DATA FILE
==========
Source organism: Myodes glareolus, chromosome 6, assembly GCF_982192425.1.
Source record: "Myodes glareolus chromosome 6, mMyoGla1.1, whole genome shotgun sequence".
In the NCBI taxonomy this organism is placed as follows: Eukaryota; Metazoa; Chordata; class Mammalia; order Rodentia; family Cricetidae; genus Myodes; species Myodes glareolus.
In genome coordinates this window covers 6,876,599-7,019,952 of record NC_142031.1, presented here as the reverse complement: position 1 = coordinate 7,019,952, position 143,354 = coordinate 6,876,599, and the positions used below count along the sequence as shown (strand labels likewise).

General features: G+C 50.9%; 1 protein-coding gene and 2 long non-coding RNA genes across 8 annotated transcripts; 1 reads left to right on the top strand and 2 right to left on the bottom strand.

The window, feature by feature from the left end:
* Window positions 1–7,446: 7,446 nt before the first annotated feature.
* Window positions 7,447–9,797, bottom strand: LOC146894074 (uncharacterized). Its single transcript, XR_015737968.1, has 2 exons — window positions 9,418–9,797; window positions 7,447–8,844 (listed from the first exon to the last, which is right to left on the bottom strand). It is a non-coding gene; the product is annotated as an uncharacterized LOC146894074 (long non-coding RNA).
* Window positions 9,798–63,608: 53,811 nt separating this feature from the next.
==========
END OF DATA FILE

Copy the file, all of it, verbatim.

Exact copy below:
Source organism: Myodes glareolus, chromosome 6, assembly GCF_982192425.1.
Source record: "Myodes glareolus chromosome 6, mMyoGla1.1, whole genome shotgun sequence".
In the NCBI taxonomy this organism is placed as follows: Eukaryota; Metazoa; Chordata; class Mammalia; order Rodentia; family Cricetidae; genus Myodes; species Myodes glareolus.
In genome coordinates this window covers 6,876,599-7,019,952 of record NC_142031.1, presented here as the reverse complement: position 1 = coordinate 7,019,952, position 143,354 = coordinate 6,876,599, and the positions used below count along the sequence as shown (strand labels likewise).

General features: G+C 50.9%; 1 protein-coding gene and 2 long non-coding RNA genes across 8 annotated transcripts; 1 reads left to right on the top strand and 2 right to left on the bottom strand.

The window, feature by feature from the left end:
* Window positions 1–7,446: 7,446 nt before the first annotated feature.
* Window positions 7,447–9,797, bottom strand: LOC146894074 (uncharacterized). Its single transcript, XR_015737968.1, has 2 exons — window positions 9,418–9,797; window positions 7,447–8,844 (listed from the first exon to the last, which is right to left on the bottom strand). It is a non-coding gene; the product is annotated as an uncharacterized LOC146894074 (long non-coding RNA).
* Window positions 9,798–63,608: 53,811 nt separating this feature from the next.